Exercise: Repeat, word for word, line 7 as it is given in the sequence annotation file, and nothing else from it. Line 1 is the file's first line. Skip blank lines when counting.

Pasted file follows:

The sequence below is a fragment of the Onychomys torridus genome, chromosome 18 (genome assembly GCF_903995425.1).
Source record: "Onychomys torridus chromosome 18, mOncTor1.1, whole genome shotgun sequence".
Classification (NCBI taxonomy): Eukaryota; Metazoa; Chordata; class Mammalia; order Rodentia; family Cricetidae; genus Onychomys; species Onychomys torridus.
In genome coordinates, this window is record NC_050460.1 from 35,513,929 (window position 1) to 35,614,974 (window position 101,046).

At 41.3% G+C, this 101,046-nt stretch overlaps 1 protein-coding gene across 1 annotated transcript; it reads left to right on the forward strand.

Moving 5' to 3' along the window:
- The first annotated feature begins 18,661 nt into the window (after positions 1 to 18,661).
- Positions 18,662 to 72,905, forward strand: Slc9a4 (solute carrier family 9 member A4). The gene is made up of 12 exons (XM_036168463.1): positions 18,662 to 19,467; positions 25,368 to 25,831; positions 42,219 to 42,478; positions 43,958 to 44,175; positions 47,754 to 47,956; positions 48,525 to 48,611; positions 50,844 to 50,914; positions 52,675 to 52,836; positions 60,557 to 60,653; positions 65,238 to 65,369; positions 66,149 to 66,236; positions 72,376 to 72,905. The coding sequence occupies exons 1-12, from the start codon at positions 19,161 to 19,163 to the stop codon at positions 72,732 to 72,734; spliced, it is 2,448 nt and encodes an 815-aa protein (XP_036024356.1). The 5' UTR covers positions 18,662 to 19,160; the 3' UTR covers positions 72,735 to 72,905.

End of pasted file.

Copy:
- The first annotated feature begins 18,661 nt into the window (after positions 1 to 18,661).